Ethiopian Prime Minister Abiy Ahmed has welcomed a high-level Eritrean delegation to the capital, Addis Ababa, the latest sign that one of Africa’s most intractable conflicts may soon end. Peace between the countries could be transformational, especially for Eritrea, where the population has suffered considerably in the years since a bloody border war with Ethiopia. But experts on the region warn a quick resolution to years of antagonism isn’t a foregone conclusion.
In 1998, clashes in the border town of Badme triggered a border war, during which tens of thousands of lives were lost, until a peace treaty brought an end to the conflict in 2000.
That agreement required both sides to accept a binding decision that would be made by an international border commission. When the commission finished determining the border two years later, Ethiopia left troops on land that had been awarded to Eritrea, including Badme, preventing demarcation.
Since then, heated rhetoric, proxy wars and, at times, open conflict have deepened scars, pitting people who share language, culture and heritage against one another.
Author Michela Wrong has studied the Horn of Africa for more than a decade and wrote I Didn’t Do it For You, a book about Eritrea’s history. She told VOA many events set the stage for this week’s meeting, beginning with the sudden death of Ethiopian Prime Minister Meles Zenawi in 2012.
Zenawi, a member of the Tigrayan ethnic group and the Tigrayan People’s Liberation Front party, was unable to sway party hardliners to cede land to Eritrea. Ethiopia’s Tigray region, where the TPLF enjoys considerable support, borders Eritrea.
In a Martyr’s Day speech earlier this month in which Eritrean President Isaias Afwerki announced his intention to send a delegation, he assigned blame for hostilities between Eritrea and Ethiopia squarely on the TPLF and relished their apparent fall from power.
Prime Minister Ahmed is from the southern Oromo region, and reconciliation now appears easier.
‘Peace depends on a lot more’
Bronwyn Bruton is the Atlantic Council’s Africa Center deputy director, and has talked recently with the Eritrean and Ethiopian governments, along with Ethiopian opposition leaders.
“Peace depends on a lot more,” Bruton told VOA. “The conflict between Ethiopia and Eritrea wasn’t really over the border. It was about a whole range of differences, and those differences need to be resolved in order for peace to happen.”
The deeper problem, Bruton said, is Afewerki’s disdain for Ethiopia’s move to an ethnic-based federalist system of government. That system involved the creation of the Ethiopian People’s Revolutionary Democratic Front, a multi-party coalition made up of ethnic-based political parties, including the TPLF.
The Ethiopian system needs to be reformed, Bruton said, to prevent the TPLF from coming back to power, thus ensuring enduring peace.
On Tuesday after the talks, the Eritrean delegation, including Foreign Minister Osman Saleh Mohammed, long time presidential adviser Yemane Gebreab and Eritrea’s ambassador to the African Union, Araya Desta, projected optimism.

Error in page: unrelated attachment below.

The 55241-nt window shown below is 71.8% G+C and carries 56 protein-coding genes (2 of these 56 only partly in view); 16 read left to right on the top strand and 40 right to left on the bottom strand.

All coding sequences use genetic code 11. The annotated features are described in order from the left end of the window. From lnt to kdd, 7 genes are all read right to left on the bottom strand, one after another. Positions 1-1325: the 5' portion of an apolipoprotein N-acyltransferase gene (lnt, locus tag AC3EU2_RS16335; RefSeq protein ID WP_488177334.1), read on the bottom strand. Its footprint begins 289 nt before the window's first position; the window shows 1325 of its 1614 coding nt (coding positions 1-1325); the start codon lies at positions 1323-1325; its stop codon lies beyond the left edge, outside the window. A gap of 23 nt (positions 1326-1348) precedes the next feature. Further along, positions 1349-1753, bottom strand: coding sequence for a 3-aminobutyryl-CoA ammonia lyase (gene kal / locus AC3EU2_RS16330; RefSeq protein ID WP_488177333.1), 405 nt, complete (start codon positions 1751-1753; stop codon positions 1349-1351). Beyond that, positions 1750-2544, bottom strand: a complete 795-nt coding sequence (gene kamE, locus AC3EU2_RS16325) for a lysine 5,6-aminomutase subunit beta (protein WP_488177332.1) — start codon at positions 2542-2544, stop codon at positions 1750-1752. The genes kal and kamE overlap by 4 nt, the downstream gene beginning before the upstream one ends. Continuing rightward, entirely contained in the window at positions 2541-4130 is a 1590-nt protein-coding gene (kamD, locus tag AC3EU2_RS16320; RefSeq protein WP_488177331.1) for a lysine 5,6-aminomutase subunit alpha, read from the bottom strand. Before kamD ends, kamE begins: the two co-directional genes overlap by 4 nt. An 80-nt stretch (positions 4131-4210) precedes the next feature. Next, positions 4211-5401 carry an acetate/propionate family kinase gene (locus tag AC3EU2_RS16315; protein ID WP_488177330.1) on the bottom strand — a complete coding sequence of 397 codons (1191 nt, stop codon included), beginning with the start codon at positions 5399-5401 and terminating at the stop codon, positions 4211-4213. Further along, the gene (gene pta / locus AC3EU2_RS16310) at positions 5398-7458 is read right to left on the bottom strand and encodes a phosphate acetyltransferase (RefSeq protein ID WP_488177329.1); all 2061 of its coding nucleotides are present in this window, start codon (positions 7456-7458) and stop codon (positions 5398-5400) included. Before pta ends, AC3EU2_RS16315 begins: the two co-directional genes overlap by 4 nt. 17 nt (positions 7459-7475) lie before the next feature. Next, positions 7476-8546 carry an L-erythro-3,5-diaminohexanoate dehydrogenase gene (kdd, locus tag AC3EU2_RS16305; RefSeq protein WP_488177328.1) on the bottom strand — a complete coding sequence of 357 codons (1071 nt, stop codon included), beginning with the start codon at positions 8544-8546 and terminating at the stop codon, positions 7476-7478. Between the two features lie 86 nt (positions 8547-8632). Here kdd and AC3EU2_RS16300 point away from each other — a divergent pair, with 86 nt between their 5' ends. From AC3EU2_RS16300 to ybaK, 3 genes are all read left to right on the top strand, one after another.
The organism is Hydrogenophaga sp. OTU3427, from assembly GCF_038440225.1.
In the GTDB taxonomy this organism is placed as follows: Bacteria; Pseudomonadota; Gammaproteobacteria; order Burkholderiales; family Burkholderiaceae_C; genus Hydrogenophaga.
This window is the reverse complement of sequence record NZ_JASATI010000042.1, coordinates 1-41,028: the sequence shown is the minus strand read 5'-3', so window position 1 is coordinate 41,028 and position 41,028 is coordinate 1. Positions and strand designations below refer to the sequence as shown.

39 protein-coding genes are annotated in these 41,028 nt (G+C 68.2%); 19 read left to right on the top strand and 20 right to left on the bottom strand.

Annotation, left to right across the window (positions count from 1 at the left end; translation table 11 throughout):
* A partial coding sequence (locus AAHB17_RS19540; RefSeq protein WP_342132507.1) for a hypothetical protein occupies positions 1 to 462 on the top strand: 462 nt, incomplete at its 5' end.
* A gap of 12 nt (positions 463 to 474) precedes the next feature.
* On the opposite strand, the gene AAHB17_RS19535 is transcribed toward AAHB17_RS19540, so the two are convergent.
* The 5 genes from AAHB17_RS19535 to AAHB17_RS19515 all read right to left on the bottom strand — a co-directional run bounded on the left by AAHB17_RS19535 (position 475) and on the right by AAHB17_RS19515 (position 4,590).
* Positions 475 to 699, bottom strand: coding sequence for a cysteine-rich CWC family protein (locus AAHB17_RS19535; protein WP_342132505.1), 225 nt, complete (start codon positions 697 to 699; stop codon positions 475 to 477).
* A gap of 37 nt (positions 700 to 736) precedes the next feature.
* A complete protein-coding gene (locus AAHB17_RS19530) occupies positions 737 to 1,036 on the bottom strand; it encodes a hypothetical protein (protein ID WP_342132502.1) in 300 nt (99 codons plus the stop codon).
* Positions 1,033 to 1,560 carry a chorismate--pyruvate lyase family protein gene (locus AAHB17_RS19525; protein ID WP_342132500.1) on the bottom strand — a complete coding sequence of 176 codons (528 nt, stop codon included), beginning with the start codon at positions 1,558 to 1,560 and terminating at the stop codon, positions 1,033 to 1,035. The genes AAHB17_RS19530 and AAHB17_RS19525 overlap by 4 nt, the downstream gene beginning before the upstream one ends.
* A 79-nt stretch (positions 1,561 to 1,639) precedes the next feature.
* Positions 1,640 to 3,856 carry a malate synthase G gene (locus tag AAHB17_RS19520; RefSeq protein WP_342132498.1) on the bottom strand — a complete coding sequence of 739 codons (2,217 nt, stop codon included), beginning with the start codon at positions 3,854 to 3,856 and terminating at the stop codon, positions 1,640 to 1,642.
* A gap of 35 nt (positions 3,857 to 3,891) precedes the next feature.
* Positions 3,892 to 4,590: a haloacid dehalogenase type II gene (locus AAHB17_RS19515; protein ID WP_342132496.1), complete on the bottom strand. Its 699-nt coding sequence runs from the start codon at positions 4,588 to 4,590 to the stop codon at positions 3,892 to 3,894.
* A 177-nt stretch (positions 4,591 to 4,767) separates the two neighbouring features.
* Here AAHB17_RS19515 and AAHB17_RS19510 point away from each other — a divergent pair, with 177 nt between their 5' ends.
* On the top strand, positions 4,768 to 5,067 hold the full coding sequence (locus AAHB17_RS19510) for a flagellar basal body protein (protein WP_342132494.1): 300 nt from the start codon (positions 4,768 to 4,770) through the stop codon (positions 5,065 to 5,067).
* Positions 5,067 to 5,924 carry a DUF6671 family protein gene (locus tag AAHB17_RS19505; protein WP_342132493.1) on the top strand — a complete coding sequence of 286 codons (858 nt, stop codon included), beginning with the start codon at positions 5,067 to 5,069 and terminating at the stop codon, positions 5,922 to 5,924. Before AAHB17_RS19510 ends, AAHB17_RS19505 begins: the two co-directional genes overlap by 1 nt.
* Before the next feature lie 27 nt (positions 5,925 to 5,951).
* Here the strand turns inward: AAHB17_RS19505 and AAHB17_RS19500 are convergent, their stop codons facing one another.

Mohammed said, “This peace is not something that came now and will be stopped later. We wish this will bring an everlasting peace.”
The implications of peace are significant, according to Wrong. Ethiopia, a landlocked country with Africa’s second-largest population, could gain access to the Red Sea. And keeping soldiers at the border has been costly and unsustainable.
Changes could be even more profound for Eritrea. “There would also be massive pressure on the Eritreans and the Eritrean government to start changing and reforming,” Wrong said.
That pressure could result in an end to forced, open-ended military service by the Eritrean government on the premise it is necessary to protect against threats from Ethiopia.
It could also prompt Eritrea to implement its constitution, legalize opposition political parties and allow a free press. The government put these developments on hold, Bruton said, because of a perceived Ethiopian threat.
But Wrong says this isn’t the first time Ethiopia has said they’re ready to adhere to the border commission’s ruling. To prove things are different this time, Ethiopia needs to begin drawing down troops, she said.
‘So much joy’
Many Ethiopians greeted the Eritrean delegation with open arms Tuesday in Addis Ababa.
Megabi Zerihun Degu is the council general secretary at the Inter-Religious Council of Ethiopia.
“This has created so much joy,” Degu said. “Both sides — Ethiopia and Eritrea — have religious followers. Therefore, religious leaders will play a role in serving the people, and the government, to strengthen peace.”
But the rapid-fire changes in Ethiopia could also be undone quickly, Bruton said, and that creates a risk for Eritrea.
“Less than six months ago, Ethiopia was on the verge of imploding. There were protests destabilizing the entire country. The prime minister was forced to step down. They had to release thousands of political prisoners. They had to put a new prime minister in power,” Bruton said. “And none of the issues that caused that unrest have really been resolved.”
But Bruton is optimistic about the chances of a new chapter in the relationship between Eritrea and Ethiopia. Ahmed, meanwhile, has focused on the intangible benefits of peace.
“We want to come to Asmara and hug and kiss our brothers there, and anything beyond that is a small problem,” he said at a reception on the delegation’s visit.
“There is no measurement that competes with love. If we agree with love instead of demarcating borders, we might not even need borders.”
Salem Solomon wrote this analysis and reported from Washington. Eskinder Firew reported from Addis Ababa.